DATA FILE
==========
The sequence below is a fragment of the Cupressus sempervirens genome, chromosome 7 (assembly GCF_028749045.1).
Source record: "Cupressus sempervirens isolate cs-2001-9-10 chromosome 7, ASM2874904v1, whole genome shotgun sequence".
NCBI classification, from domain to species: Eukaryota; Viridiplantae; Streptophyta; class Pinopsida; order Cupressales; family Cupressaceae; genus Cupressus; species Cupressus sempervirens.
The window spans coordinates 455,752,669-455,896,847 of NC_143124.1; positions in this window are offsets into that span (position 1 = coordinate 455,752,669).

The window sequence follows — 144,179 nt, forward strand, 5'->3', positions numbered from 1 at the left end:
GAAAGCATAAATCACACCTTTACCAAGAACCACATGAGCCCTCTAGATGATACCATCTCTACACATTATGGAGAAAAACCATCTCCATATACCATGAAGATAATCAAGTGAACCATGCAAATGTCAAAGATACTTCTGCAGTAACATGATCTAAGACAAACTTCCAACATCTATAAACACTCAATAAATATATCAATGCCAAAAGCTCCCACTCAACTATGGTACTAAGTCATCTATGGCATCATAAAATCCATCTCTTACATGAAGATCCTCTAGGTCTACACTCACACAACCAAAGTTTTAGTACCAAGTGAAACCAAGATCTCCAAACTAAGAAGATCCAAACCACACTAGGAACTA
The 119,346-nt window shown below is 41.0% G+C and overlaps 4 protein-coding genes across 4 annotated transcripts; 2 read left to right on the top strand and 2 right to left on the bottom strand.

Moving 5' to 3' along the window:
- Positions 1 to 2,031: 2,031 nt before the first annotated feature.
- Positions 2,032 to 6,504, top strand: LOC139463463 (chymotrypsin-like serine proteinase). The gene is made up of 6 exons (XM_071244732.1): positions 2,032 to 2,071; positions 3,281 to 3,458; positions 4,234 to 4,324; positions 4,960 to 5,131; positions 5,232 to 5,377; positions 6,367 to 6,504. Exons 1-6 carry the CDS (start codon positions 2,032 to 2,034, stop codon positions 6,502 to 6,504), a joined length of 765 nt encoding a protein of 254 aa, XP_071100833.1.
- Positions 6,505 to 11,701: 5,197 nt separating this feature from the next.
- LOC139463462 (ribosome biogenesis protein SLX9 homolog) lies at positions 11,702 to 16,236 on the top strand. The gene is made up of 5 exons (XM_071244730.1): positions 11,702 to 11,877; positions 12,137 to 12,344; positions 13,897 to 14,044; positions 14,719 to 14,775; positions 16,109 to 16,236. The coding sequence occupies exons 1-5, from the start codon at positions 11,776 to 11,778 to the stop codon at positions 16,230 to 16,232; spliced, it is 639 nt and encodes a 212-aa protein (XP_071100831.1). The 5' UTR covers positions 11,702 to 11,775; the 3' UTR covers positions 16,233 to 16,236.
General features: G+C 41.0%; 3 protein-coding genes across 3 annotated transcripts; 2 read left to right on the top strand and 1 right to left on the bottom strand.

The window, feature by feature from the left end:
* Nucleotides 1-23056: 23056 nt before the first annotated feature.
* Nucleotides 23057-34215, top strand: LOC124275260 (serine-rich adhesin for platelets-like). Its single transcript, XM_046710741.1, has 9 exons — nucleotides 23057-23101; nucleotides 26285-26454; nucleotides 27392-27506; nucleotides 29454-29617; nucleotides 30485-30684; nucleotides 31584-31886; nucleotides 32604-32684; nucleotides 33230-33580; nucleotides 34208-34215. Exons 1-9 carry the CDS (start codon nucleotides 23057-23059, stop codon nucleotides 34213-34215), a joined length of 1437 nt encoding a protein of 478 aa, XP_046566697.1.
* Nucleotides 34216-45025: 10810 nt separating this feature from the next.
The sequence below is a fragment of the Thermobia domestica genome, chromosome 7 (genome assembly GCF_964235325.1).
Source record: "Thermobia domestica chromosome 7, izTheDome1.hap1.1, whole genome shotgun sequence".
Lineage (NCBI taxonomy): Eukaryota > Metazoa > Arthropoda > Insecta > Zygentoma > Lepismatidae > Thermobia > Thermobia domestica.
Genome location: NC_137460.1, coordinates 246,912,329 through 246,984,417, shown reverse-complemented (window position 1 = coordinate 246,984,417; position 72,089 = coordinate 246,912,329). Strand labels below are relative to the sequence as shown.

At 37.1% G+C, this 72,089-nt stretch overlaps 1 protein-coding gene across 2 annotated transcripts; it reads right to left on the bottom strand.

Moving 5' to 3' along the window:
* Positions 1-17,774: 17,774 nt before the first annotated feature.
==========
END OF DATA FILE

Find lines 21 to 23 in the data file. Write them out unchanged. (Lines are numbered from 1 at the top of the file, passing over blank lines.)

Genome location: NC_137460.1, coordinates 246,912,329 through 246,984,417, shown reverse-complemented (window position 1 = coordinate 246,984,417; position 72,089 = coordinate 246,912,329). Strand labels below are relative to the sequence as shown.

At 37.1% G+C, this 72,089-nt stretch overlaps 1 protein-coding gene across 2 annotated transcripts; it reads right to left on the bottom strand.

Moving 5' to 3' along the window: